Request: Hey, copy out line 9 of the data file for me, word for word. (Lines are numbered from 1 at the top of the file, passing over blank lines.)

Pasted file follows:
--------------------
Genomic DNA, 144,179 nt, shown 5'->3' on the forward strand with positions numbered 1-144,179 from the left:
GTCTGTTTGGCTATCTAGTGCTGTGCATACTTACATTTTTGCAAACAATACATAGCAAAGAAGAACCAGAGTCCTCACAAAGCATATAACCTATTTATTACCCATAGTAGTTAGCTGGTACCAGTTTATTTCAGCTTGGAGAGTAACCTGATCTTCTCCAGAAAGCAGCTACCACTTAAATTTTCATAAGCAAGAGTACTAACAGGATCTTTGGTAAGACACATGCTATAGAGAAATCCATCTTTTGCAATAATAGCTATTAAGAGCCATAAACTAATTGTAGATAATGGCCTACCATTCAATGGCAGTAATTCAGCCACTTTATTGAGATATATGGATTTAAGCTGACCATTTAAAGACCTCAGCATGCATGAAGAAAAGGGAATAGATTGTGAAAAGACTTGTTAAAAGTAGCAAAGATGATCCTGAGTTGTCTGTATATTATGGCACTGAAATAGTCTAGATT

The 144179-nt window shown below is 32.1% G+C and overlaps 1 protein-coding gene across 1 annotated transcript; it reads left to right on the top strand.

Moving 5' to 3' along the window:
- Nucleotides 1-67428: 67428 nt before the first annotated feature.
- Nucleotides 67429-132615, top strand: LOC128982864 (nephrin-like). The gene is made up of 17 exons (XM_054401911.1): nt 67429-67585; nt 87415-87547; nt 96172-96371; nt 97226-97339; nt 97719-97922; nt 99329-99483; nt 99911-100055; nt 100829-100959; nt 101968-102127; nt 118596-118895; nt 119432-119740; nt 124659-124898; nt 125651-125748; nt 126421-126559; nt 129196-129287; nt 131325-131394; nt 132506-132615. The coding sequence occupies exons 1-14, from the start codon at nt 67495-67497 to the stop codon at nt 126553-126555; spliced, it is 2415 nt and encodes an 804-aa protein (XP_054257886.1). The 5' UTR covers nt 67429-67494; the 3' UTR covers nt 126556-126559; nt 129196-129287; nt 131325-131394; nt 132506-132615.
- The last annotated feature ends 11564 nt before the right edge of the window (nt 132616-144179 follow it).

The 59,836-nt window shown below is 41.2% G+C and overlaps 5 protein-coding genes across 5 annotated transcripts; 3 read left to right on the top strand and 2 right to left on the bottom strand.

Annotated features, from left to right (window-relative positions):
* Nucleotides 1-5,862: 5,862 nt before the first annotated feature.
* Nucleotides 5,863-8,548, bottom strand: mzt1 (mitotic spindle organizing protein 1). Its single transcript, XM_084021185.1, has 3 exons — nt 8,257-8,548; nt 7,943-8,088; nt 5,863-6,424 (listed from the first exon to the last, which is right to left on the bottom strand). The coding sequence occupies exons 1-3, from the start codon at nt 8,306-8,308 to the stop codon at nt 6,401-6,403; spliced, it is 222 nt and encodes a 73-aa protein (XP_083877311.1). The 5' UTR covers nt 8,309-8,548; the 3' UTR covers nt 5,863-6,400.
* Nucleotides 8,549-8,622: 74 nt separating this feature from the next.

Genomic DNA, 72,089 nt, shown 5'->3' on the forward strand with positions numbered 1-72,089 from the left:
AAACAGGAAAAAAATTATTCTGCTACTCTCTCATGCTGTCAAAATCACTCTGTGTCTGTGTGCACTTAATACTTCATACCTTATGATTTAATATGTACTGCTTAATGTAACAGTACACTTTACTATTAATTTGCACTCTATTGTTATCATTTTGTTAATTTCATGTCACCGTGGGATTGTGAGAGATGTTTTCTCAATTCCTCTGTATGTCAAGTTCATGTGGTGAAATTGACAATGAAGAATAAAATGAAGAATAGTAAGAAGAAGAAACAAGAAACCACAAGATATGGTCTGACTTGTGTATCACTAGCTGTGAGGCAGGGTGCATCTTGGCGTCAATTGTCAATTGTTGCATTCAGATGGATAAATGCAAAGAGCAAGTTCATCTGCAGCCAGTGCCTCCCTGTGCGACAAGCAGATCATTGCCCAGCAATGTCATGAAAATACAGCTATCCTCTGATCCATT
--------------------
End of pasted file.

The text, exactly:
Annotated features, from left to right (window-relative positions):